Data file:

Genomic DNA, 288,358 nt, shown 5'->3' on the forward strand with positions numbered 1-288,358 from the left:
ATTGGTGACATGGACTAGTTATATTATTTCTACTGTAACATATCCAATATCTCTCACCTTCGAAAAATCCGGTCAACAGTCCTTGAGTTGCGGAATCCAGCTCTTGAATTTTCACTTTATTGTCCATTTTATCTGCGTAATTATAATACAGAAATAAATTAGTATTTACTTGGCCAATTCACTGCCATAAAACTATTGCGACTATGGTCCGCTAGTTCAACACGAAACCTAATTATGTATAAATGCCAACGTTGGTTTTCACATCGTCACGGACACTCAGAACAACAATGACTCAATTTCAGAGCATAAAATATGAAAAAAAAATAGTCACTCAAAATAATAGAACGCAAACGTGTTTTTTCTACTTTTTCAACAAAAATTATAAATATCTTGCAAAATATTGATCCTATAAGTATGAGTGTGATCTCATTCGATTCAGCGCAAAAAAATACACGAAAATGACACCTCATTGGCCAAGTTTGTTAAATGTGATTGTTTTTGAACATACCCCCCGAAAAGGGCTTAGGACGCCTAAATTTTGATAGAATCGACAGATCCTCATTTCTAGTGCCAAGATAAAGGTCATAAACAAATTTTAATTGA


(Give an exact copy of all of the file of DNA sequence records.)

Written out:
Genomic DNA, 288,358 nt, shown 5'->3' on the forward strand with positions numbered 1-288,358 from the left:
ATTGGTGACATGGACTAGTTATATTATTTCTACTGTAACATATCCAATATCTCTCACCTTCGAAAAATCCGGTCAACAGTCCTTGAGTTGCGGAATCCAGCTCTTGAATTTTCACTTTATTGTCCATTTTATCTGCGTAATTATAATACAGAAATAAATTAGTATTTACTTGGCCAATTCACTGCCATAAAACTATTGCGACTATGGTCCGCTAGTTCAACACGAAACCTAATTATGTATAAATGCCAACGTTGGTTTTCACATCGTCACGGACACTCAGAACAACAATGACTCAATTTCAGAGCATAAAATATGAAAAAAAAATAGTCACTCAAAATAATAGAACGCAAACGTGTTTTTTCTACTTTTTCAACAAAAATTATAAATATCTTGCAAAATATTGATCCTATAAGTATGAGTGTGATCTCATTCGATTCAGCGCAAAAAAATACACGAAAATGACACCTCATTGGCCAAGTTTGTTAAATGTGATTGTTTTTGAACATACCCCCCGAAAAGGGCTTAGGACGCCTAAATTTTGATAGAATCGACAGATCCTCATTTCTAGTGCCAAGATAAAGGTCATAAACAAATTTTAATTGA